By the time you read this, the President will have signed into law significant restrictions to the Medicaid law. This article describes the opportunity for seniors to take action and protect themselves. These restrictions are intended to stop abuse of the Medicaid system by middle income and even wealthy seniors who think of Medicaid as the last resort for senior insurance. Until now, the Medicaid law has been so liberal, anyone could qualify for Medicaid supported long-term care. For example, a home has been a non-countable asset, so one could own a $10 million home (or an apartment building in which they reside) and still qualify for Medicaid. No more such loopholes in this senior insurance program.
Anyone with more than $500,000 in home equity cannot receive long term care benefits from Medicaid. Additionally, one will be penalized if they have given any type of gift within the last five years (the look-back period was previously three years). The gifts taken into account include college tuition for grandchildren, emergency help for family, Christmas, birthday, wedding and graduation presents, charitable and church donations. In other words, Congress is attempting to insure that the only people who use Medicaid for long term care will be those that normally don't have enough money to give gifts anyway. Use caution making gifts or donations as they will penalize your ability to obtain Medicaid benefits for long term care for the next 5 years. This senior insurance program will no longer be available to many.
The new law starts the penalty period when the senior applies for Medicaid, not when the gift is given. For example, if Mrs. Jones gave a $40,000 donation four years ago (within the five year look-back period) and if Medicaid needs to pay a local long term care facility $4,000 a month, then Medicaid will not make any payments for 10 months. In other words, Medicaid penalizes assistance for the value of the gift. Even if Mrs. Jones is now broke, Medicaid will not provide support until she has been in a long term care facility for 10 months.
Also be aware that nearly every state is tightening their implementation of the general Medicaid rules. Do not automatically assume that an annuity is an exempt asset or that the residence cannot be attached for recovery. These rules are in flux and favor the state, so you must maintain contact with your state agency that administers Medicaid or an Elder Law attorney.
So what should the average senior do? Middle income and wealthy seniors no longer have a substitute for long term care insurance. They cannot rely on the government as their supplier of senior insurance. Of the three choices that have been available for dealing with long term care: a) self-insurance, b) private long term care insurance, c) position assets to collect Medicaid, the list is now down to two options: a) self-insure or b) private long term care insurance. In other words, if you've delayed buying long term care insurance thinking that you had the government as a safety net, that safety net is now gone.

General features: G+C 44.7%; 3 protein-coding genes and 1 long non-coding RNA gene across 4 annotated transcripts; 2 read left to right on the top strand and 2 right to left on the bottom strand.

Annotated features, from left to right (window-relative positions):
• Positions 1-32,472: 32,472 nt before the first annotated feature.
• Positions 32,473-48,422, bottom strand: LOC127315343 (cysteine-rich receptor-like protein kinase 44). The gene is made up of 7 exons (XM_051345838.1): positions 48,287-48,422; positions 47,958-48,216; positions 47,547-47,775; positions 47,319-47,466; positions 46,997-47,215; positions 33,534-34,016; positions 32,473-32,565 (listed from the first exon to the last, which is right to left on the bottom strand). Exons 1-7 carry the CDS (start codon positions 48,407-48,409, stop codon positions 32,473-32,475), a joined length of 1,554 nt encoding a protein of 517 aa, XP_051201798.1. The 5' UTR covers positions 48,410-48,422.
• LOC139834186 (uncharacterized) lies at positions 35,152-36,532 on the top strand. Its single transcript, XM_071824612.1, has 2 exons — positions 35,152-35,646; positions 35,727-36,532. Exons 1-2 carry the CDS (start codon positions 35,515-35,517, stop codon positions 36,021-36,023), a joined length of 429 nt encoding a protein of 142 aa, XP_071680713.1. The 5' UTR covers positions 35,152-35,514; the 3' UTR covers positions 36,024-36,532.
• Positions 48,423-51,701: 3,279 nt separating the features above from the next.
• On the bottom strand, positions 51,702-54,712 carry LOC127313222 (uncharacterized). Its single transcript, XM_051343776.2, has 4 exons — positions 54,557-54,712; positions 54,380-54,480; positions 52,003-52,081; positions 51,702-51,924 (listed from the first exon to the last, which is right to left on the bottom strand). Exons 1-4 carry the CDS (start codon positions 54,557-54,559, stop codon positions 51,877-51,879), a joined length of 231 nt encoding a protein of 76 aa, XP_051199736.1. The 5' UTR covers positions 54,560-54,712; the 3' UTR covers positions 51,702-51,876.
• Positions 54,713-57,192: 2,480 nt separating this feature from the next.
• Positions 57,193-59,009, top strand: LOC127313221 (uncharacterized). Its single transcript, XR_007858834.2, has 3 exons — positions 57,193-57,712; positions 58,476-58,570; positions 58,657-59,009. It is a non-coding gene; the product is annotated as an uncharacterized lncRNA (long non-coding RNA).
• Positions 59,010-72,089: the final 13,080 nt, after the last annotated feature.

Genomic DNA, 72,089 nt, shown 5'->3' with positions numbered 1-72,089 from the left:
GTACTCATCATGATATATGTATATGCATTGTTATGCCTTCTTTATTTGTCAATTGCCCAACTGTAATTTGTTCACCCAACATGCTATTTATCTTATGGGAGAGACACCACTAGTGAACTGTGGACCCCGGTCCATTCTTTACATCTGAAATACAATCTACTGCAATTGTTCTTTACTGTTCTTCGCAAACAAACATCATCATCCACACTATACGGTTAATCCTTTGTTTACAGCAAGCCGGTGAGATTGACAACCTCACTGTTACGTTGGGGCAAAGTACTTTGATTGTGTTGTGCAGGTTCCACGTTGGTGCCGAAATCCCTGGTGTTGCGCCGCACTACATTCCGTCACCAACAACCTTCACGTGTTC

Note that Medicaid was never a good option anyway. Someone with private long term care insurance that can pay "full fare" for long term care gets a nice sunny private room with big windows. The senior on Medicaid gets shoved in an interior room with two other people, no windows. As much as this is illegal or people want to deny it happens, as stated by the National Senior Citizens Law Center: "Many common nursing home practices are illegal. For example, although the Federal Nursing Home Reform Law requires that all residents receive high-quality care, many nursing homes provide lesser care to residents whose care is paid through Medicaid."
Why don't seniors just get private long term care insurance? The most common reason is the expense. But it's a bad excuse because an experienced financial advisor can show you how to keep the cost down or make a one time payment rather than annual payments (using an immediate annuity or a "combo policy," its possible to make one single deposit and avoid annual payments). In some states, insurance companies can provide a return-of-premium option. With that option, if you never use the policy, your heirs get all of your premiums returned. But don't delay. One negative comment in your medical records can preclude you from ever getting insured so get the coverage now.
"Time Urgent Window For Seniors" »